The White House will host an international economic summit in Washington on November 15. VOA's Paula Wolfson reports that leaders of the so-called Group of 20 have been invited to attend.
Every region of the world will be represented at the summit, which will include leading industrialized nations plus emerging countries like Brazil, India, China and South Africa.
White House Press Secretary Dana Perino says the summit will give world leaders a chance to sit in one room and discuss the global financial crisis. But she cautions it is just a first step.
"I do not believe that you will have any details coming out of this meeting in terms of things that everyone agrees to at the first meeting," Perino said.
Instead, she says, the summit will give heads of government a chance to take stock and discuss in principle the kind of steps that could be taken in the future. Perino says the gathering will provide guidance to a group of economic experts who will prepare proposals for concrete action.
"I think that what the goal is for this meeting is to identify the causes; note the progress to date that we have made working together in a coordinated fashion, which the president wants to continue; identify principles for reform and then task the working groups to put meat on those bones [i.e., to develop the ideas] and figure out what the principles will look like once they have more detail attached to them," she said.
Perino says the meeting will take place under the auspices of the so-called Group of 20, which was organized in 1999 during the last major global financial crisis.
The White House spokeswoman says both candidates vying to succeed Mr. Bush in the U.S. presidential election on November 4 have been informed about plans for the initial summit. But she says there is no decision on whether the victor - be it Democrat Barack Obama or Republican John McCain - will attend.
Perino also says President Bush wants to make sure the summit takes into account the impact the global financial crisis is having on the world's poorest nations.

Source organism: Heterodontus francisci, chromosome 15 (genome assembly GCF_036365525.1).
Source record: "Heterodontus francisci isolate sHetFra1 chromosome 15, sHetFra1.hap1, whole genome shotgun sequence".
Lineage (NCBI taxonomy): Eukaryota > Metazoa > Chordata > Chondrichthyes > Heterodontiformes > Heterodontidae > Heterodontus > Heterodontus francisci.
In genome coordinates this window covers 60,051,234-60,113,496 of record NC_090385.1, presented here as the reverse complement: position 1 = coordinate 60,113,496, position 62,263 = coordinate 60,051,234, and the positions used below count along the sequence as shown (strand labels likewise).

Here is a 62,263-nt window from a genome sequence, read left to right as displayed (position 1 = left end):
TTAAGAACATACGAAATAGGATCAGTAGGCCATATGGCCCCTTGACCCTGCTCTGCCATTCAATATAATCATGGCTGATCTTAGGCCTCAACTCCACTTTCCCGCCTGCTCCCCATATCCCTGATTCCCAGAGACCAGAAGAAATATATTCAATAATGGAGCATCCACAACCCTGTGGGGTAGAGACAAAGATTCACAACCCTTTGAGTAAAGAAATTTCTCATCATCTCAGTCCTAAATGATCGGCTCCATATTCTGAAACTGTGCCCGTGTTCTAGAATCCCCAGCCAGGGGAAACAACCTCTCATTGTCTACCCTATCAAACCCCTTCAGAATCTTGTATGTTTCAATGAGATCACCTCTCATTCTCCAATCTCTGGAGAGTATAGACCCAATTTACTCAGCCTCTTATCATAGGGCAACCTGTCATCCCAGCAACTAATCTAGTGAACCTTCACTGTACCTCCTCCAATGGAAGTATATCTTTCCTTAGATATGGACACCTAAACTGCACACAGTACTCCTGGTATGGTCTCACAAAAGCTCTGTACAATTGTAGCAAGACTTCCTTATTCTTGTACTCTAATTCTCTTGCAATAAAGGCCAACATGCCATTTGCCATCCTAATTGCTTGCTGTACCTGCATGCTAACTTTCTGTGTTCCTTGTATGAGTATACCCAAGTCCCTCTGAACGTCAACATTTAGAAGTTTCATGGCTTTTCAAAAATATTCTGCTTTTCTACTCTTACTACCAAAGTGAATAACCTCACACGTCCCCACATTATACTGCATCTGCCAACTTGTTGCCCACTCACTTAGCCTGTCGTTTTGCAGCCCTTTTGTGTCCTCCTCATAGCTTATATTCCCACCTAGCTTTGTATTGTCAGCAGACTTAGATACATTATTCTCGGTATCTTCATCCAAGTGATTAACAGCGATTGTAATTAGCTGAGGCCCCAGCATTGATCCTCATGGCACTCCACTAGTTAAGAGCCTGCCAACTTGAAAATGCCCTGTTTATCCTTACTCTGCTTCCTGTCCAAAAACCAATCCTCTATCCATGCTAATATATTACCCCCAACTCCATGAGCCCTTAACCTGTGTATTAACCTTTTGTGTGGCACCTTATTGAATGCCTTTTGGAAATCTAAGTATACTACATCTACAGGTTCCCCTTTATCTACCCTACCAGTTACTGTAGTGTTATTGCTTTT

"The president thinks it is very important to include developing nations because they have emerging markets. They are important on a variety of levels to the global economy and their input is important," she added.
On Tuesday, at a White House sponsored conference on international development, Mr. Bush said it is even more important during these troubling economic times to help struggling nations find their footing.
Shortly after the economic summit was announced, he underscored that message when reporters were brought in to witness the final moments of his meeting with Liberian President Ellen Johnson Sirleaf.
The Liberian leader said her country has been able to "turn the corner" with help from the United States.
"I want you to know that the challenges are many. But with the continued support of the American people and the continued support of the American administration and Congress, that we feel that Liberia can become a post-conflict success story," said President Sirleaf.
Next week will mark another milestone in U.S. relations with Liberia. In 1990, thousands of Peace Corps volunteers left that country in the midst of a bloody civil war. On October 27, a new group of 12 volunteers will be sworn-in in Monrovia, marking the Peace Corps' official return.